Search for a new identity By Ned Temko, Staff writer of The Christian Science Monitor
Monumentkoppie, South Africa
SOME monuments soar; others take your breath away. But Afrikanerdom's national shrine -- this monolith, ringed by stone ox wagons drawn into a defensive laager (camp) -- seems to proclaim with defiance: ``We shall survive!'' This peculiarly Afrikaner mission to survive, inherited by President Pieter W. Botha, has rarely seemed more difficult, or more urgent, than it does today. In a country beset by black rebellion, white confusion, economic recession, and international criticism, he is under great pressure to shape a new identity for himself, his party, and his people. ``We must offer our supporters a clear vision of the future,'' a Botha aide says privately. ``We have not yet done so.''Skip to next paragraph
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In the short term there will be more violence. The 16th of June -- next Monday -- marks the anniversary of the blacks' Soweto uprising of 1976, during which an estimated 575 people, mostly black, were killed. Despite the government's recent ban on any indoor or outdoor commemoration ceremonies, blacks pledge to hold memorial ceremonies, rallies, and work boycotts.
This will provide a focal point for new pressure from South Africa's black majority for the white-ruled government to scuttle apartheid -- forced racial segregation -- not reform it, as the government is attempting to do. But in a proposal of toughened security laws and in President Botha's recent remark that the state still has huge police muscle in reserve, he has signaled it is ready to meet force with force.
For the government, August is the month that really matters. President Botha has called a rare federal congress of his National Party, to be followed by a reconvened session of Parliament. His supporters have hinted at party fund-raisers that there may be a national referendum later in the year seeking a ``constitutional dispensation'' for blacks, similar to the 1983 vote that led to the creation of separate parliamentary houses for mixed-race ``Coloreds'' and for Asians.
According to Mr. Botha's colleague: ``A clear vision of the future -- that is what August is all about.''
It is likely to be an Afrikaner's vision, for Afrikaners alone. Some outsiders posit a new National Party -- enlisting support from reform-minded Afrikaners, English-speakers, and an emerging black middle class for the kind of transition to black majority rule that has occurred in Zimbabwe. But Afrikaner history seems to cry out against the analogy.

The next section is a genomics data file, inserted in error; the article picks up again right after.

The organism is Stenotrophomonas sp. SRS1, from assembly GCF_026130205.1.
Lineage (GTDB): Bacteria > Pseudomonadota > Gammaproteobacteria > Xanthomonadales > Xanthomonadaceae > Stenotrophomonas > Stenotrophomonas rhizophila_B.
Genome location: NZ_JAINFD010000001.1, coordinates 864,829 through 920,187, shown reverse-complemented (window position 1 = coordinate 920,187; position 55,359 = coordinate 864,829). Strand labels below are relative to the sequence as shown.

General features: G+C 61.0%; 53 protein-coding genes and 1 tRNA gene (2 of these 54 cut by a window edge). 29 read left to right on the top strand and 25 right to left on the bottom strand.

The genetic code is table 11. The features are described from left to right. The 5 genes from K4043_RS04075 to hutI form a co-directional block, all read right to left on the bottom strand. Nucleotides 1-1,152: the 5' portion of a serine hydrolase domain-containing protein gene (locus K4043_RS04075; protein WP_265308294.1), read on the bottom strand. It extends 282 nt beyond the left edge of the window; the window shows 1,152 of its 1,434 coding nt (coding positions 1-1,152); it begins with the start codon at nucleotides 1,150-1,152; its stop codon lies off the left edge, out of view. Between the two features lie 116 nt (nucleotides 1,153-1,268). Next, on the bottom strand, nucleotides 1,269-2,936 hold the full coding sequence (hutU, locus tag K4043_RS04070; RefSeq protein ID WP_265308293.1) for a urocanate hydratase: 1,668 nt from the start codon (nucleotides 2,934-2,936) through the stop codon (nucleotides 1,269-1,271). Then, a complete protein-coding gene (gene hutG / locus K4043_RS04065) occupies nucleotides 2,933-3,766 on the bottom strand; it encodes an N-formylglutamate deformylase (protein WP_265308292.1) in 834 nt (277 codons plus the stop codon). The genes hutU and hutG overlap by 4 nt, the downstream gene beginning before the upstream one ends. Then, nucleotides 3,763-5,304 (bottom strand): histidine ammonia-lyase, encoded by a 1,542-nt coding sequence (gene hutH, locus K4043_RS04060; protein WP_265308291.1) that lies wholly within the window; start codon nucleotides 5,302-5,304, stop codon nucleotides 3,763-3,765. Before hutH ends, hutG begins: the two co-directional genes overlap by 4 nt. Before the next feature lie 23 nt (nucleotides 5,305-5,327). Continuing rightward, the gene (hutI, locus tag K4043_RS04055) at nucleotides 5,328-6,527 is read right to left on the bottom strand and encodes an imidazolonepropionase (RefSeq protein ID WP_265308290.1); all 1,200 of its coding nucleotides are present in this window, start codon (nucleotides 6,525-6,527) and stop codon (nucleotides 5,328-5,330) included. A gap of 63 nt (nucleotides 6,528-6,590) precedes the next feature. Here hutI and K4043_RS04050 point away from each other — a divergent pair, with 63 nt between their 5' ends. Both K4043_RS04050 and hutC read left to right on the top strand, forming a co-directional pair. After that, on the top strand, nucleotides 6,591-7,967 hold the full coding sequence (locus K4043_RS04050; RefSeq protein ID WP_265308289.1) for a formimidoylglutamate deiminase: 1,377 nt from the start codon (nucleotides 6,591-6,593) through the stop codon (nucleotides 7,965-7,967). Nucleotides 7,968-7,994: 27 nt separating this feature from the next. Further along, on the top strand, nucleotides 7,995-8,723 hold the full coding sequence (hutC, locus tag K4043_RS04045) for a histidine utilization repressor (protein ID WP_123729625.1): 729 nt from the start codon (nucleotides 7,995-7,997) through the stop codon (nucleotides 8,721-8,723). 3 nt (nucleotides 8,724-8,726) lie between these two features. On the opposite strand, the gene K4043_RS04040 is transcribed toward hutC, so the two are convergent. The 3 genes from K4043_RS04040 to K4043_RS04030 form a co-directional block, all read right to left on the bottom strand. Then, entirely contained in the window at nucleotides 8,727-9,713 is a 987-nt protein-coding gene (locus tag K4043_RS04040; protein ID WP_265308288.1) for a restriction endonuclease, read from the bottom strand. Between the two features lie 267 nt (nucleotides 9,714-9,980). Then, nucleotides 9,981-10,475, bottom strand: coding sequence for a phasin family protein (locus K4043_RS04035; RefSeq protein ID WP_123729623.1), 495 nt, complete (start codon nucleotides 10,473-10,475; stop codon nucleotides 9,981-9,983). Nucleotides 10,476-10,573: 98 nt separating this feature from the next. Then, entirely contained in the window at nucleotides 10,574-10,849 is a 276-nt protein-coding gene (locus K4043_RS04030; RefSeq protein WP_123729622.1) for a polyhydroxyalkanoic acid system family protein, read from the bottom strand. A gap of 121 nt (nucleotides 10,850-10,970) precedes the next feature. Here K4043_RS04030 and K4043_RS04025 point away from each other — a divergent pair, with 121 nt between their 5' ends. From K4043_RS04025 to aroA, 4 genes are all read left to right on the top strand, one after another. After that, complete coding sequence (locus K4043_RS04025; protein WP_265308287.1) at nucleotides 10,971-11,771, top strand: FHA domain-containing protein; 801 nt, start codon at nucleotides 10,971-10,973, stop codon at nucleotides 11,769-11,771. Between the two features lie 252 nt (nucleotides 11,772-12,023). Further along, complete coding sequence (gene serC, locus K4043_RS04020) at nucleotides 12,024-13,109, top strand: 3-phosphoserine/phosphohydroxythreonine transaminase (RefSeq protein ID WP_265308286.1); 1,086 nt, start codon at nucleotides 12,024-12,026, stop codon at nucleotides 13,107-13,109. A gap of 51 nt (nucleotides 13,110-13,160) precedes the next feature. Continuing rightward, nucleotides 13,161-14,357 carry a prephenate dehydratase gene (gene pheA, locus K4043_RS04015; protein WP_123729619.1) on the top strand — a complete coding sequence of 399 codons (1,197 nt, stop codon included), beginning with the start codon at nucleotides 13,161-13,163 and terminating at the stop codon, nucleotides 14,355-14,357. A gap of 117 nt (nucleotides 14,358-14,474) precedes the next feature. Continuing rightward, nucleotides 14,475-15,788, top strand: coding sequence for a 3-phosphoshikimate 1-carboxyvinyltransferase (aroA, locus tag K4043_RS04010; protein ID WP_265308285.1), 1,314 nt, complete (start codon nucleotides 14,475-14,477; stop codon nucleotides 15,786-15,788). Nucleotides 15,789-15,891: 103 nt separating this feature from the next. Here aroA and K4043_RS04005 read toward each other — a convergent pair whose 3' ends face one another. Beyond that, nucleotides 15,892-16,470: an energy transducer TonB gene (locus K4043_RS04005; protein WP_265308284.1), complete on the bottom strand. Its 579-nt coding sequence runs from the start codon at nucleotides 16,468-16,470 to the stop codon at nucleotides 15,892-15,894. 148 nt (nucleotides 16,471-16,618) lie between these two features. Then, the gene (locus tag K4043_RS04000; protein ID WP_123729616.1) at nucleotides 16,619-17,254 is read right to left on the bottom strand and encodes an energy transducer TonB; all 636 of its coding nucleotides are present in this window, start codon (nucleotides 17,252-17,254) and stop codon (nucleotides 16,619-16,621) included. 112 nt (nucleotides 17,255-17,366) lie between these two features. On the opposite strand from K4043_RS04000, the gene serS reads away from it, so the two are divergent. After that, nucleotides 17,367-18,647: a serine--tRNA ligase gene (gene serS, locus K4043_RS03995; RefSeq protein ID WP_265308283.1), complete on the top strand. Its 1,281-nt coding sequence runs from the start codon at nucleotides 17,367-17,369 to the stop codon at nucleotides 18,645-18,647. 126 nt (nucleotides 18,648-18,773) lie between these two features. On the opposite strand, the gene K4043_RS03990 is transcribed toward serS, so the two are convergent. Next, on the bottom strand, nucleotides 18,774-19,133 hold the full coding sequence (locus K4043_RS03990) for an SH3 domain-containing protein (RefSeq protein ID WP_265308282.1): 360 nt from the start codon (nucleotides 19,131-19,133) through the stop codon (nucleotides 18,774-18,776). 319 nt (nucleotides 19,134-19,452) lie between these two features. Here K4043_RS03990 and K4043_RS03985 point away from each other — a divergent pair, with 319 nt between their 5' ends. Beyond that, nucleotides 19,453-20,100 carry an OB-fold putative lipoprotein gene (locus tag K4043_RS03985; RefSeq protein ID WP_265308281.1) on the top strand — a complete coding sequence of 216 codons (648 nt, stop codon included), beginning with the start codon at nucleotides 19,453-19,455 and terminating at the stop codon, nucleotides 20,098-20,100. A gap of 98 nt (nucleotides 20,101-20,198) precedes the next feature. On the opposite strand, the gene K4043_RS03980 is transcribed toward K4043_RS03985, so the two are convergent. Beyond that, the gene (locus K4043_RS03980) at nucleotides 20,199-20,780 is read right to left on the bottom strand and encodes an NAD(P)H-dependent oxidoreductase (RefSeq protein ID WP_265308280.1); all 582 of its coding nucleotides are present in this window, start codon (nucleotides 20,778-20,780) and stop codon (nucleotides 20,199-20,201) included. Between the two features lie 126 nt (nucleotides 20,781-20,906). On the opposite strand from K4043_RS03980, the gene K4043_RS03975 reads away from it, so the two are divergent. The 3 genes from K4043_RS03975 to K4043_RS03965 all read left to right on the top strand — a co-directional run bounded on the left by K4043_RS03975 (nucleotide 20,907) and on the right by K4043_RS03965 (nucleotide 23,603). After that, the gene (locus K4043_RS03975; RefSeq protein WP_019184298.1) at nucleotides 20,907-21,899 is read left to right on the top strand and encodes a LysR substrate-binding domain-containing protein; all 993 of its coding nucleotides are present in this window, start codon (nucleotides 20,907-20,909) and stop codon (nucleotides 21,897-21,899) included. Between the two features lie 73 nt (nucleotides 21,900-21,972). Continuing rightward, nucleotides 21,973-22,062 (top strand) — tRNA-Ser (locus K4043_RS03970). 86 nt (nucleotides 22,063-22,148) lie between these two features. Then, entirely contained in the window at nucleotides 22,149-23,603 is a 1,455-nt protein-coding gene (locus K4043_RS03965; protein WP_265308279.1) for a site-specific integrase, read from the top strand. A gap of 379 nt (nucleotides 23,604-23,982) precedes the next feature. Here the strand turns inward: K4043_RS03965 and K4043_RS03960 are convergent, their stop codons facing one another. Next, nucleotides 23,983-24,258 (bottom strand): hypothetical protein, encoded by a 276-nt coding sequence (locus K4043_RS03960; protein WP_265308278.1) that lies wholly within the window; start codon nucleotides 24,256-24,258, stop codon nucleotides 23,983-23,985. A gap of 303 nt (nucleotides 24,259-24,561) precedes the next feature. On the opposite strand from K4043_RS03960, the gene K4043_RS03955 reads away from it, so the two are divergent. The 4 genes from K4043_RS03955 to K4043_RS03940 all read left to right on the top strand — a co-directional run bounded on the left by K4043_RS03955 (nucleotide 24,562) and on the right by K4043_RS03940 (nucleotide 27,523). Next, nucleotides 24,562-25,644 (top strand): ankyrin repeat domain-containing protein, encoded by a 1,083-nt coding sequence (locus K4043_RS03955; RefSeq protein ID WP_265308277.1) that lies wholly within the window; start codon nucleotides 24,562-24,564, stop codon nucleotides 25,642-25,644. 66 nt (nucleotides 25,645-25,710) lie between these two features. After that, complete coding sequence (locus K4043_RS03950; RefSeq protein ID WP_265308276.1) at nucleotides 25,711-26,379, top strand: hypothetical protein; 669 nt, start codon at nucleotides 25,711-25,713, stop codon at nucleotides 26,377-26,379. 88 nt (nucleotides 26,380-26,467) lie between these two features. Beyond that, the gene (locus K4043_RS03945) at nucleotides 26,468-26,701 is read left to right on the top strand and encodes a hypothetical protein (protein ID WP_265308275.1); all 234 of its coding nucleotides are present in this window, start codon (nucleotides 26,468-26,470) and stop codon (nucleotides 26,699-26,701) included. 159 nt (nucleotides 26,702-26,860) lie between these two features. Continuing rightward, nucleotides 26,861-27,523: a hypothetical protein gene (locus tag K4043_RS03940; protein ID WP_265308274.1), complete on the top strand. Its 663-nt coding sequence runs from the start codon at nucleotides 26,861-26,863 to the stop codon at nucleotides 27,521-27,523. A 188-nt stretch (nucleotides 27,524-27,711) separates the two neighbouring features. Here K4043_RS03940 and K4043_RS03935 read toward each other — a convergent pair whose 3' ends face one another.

The National Party not only represents, but embodies, Afrikanerdom. Many of the 2 million English-speakers, who are part of the country's roughly 5 million whites, openly accept or support the idea of a ``Zimbabwean'' experience for South Africa. And, especially at a time when President Botha appears threatened by opposition from the Afrikaner right, the government figures that most English-speakers will back it -- to avert a right-wing victory.
The government, however, has no intention of presiding over the ``Zimbabweization'' of South Africa.
A senior government minister confides: ``My aim is to share power, without abdicating power.''
Most Afrikaners still seem to cherish that aim -- to somehow share power without losing control.
At Stellenbosch University, some student leaders have made headlines in the past 18 months by proposing political initiatives far more daring than their government's.
Last year, President Botha withdrew the passports of eight students to keep them from traveling to Zambia to meet with exiled leaders of the African National Congress (ANC), the most powerful black nationalist group fighting to overthrow the white-ruled regime.
Last month, several student leaders called on the government to legalize the outlawed ANC and release Nelson Mandela, a founder of its military wing, from jail. Mr. Mandela has been in prison since the early 1960s when he was convicted of plotting a revolution.